Let me repeat that for those of you on drugs – or for those of you who still haven’t discovered streaming subscription music services.
Amazon’s music locker is stupid.
I know, everybody’s all excited because somehow Amazon is the first to market with a “music locker” service, beating Apple and Google to the punch.
But I don’t see what all the fuss is about.
I don’t see the advantage being able to store 1,000 songs (the approximate capacity of Amazon’s free service), when there are already services that store millions of songs “in the cloud” for me.
It’s like the year is ca. 1920: Horseless carriages are swarming over the landscape, and Amazon is first to market with an amazing new buggy whip. Ooh, this one has a sparkly handle!
Good luck smacking the side of your Model-T with it.
Now, admittedly my music “consumption” (Spoiler alert: I hate that word, especially as it pertains to music. Food I consume. Music is still there after I’ve listened to it…) habits are pretty atypical. Again, I seem to be there before the curve itself.
But these days, I am getting pretty durn near all the music I want right out of the cloud. After sampling both Rdio and MOG last year, I settled on MOG and, given that it’s still pretty much a Model-T, I’m pretty happy with what the service offers. I would say that 90% of the time, music that I want to hear is available, and I can listen to it at home, in my car, or at the office (oh, wait… I don’t have an office…)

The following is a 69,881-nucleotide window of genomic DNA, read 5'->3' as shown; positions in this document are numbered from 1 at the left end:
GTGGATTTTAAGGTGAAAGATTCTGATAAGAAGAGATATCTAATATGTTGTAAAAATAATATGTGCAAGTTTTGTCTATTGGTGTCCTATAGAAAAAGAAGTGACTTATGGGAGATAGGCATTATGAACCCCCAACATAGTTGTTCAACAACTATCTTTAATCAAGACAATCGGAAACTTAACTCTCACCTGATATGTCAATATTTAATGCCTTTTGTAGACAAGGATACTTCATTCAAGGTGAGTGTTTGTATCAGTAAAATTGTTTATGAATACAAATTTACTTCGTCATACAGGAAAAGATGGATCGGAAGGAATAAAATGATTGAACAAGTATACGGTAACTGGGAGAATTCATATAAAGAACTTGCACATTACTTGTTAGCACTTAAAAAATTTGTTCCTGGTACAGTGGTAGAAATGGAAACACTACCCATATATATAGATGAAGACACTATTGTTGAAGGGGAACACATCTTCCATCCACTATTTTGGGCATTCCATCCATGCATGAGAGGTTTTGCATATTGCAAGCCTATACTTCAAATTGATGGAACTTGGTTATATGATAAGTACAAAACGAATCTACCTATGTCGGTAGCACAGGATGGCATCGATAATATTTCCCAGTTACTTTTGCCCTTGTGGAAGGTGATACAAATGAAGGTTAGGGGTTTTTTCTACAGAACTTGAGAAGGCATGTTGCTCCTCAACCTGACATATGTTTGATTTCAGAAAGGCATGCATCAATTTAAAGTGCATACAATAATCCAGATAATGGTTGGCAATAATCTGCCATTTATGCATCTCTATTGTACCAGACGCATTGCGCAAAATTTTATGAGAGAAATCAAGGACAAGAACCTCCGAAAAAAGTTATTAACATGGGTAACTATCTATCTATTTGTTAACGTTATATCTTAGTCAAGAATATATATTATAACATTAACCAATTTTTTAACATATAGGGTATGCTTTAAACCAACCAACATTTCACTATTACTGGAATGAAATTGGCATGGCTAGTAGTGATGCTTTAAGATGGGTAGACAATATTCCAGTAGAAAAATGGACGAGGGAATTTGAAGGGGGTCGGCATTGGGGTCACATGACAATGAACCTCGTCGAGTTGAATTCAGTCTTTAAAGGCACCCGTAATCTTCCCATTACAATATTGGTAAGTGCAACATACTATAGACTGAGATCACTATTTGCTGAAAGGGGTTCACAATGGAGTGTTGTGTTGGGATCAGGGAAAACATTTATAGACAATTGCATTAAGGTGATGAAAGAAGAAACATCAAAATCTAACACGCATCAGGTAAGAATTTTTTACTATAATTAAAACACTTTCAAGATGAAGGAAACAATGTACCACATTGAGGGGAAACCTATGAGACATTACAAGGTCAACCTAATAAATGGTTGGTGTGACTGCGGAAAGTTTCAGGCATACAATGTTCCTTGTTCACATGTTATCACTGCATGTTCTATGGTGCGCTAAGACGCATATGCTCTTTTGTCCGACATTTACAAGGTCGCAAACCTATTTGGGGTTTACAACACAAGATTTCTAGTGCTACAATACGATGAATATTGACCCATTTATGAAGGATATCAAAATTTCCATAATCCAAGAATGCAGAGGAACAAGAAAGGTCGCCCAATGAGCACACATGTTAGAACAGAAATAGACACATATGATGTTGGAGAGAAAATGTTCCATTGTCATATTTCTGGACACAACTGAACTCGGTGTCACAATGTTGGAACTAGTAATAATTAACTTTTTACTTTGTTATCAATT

Why would you care that you can store 1,000 songs in your own personal locker when there are now services that offer millions upon million of songs for roughly the cost of a single CD per month?
The argument for the locker seems to be, as expressed in this NPR piece, quoting Amazon VP Bill Carr:
I recently bought this album by Fitz and The Tantrums but I bought it on my work computer. But the minute I bought it I saved it to my cloud drive so it’s already available to me right here on my phone, I can click play and it will start playing.
I guess that’s a kinda slick feature, cloning a purchase from one device to another so that you have access to it from any location. But that just makes me wonder, “why didn’t you purchase it on your phone in the first place? You take that home with you, don’t you?”
So forget “the locker in the cloud.” The future of music maybe be in the cloud, but the cloud is in your pocket.